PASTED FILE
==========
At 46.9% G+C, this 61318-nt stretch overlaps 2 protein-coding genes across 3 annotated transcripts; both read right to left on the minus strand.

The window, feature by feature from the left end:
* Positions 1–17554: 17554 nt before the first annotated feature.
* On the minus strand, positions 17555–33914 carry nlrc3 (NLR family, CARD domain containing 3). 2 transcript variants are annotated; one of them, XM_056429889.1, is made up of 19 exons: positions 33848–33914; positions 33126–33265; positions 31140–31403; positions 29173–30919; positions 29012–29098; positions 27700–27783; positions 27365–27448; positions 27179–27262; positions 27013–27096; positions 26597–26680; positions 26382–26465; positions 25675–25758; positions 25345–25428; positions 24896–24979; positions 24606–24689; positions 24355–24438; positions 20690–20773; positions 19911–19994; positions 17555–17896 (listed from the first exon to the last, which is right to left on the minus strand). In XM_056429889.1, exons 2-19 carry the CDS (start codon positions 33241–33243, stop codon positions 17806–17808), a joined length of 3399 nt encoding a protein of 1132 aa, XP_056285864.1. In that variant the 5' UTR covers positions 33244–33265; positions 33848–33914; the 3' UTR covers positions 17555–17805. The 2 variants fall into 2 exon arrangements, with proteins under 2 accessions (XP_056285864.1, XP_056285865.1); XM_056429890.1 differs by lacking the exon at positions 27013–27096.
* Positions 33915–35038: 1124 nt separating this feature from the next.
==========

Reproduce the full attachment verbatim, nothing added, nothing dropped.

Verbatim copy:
At 46.9% G+C, this 61318-nt stretch overlaps 2 protein-coding genes across 3 annotated transcripts; both read right to left on the minus strand.

The window, feature by feature from the left end:
* Positions 1–17554: 17554 nt before the first annotated feature.
* On the minus strand, positions 17555–33914 carry nlrc3 (NLR family, CARD domain containing 3). 2 transcript variants are annotated; one of them, XM_056429889.1, is made up of 19 exons: positions 33848–33914; positions 33126–33265; positions 31140–31403; positions 29173–30919; positions 29012–29098; positions 27700–27783; positions 27365–27448; positions 27179–27262; positions 27013–27096; positions 26597–26680; positions 26382–26465; positions 25675–25758; positions 25345–25428; positions 24896–24979; positions 24606–24689; positions 24355–24438; positions 20690–20773; positions 19911–19994; positions 17555–17896 (listed from the first exon to the last, which is right to left on the minus strand). In XM_056429889.1, exons 2-19 carry the CDS (start codon positions 33241–33243, stop codon positions 17806–17808), a joined length of 3399 nt encoding a protein of 1132 aa, XP_056285864.1. In that variant the 5' UTR covers positions 33244–33265; positions 33848–33914; the 3' UTR covers positions 17555–17805. The 2 variants fall into 2 exon arrangements, with proteins under 2 accessions (XP_056285864.1, XP_056285865.1); XM_056429890.1 differs by lacking the exon at positions 27013–27096.
* Positions 33915–35038: 1124 nt separating this feature from the next.